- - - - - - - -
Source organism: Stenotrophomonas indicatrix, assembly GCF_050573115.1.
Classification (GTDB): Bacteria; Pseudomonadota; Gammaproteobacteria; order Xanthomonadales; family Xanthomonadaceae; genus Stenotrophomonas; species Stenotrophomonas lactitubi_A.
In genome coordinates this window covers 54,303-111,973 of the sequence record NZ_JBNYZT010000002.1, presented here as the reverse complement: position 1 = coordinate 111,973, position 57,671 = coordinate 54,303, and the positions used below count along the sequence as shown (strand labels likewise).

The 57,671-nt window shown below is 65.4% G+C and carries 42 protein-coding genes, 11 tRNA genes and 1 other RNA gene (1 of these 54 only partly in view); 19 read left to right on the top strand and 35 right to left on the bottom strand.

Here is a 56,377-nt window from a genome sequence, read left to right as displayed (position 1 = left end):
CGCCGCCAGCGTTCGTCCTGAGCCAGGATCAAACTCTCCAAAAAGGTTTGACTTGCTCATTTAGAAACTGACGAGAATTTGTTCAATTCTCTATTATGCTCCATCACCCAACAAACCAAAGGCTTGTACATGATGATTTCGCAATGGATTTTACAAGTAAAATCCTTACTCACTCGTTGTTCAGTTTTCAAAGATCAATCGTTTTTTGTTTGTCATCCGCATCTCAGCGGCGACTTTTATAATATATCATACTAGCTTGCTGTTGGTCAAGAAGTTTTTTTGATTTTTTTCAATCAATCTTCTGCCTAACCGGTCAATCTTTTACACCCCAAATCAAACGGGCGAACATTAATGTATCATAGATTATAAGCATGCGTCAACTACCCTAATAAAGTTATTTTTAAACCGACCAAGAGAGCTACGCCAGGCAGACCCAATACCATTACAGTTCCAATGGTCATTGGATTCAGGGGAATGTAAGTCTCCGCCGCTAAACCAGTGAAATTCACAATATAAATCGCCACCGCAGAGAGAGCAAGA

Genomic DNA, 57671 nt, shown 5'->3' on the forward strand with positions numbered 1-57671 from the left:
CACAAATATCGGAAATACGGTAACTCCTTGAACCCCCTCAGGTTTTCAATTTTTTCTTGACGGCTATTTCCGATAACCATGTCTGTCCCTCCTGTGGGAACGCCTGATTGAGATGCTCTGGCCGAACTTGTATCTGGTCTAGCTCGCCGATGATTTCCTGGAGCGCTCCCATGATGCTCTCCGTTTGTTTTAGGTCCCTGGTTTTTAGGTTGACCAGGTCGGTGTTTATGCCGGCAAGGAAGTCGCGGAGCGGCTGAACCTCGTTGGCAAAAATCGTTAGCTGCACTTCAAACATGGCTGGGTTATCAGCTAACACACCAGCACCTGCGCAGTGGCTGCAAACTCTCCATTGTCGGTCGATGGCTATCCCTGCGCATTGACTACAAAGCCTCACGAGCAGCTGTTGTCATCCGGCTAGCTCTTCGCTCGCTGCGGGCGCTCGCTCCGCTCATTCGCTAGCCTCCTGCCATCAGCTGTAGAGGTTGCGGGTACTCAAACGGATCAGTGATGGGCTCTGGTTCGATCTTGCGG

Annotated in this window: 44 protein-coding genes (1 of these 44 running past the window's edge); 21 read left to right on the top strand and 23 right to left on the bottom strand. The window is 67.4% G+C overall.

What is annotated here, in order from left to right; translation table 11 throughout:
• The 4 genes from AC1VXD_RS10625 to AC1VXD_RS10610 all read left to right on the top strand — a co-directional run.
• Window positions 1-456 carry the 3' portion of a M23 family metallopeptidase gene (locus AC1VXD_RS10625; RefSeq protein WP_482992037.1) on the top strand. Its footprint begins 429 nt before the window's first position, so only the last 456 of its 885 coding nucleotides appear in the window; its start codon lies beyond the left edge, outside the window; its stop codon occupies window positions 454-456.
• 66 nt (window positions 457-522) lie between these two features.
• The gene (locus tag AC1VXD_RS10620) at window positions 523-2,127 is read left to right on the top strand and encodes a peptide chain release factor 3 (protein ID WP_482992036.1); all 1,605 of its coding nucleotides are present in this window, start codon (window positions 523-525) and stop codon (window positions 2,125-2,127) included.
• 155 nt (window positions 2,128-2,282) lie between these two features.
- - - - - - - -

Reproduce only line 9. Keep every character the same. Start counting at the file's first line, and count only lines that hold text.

Annotated in this window: 44 protein-coding genes (1 of these 44 running past the window's edge); 21 read left to right on the top strand and 23 right to left on the bottom strand. The window is 67.4% G+C overall.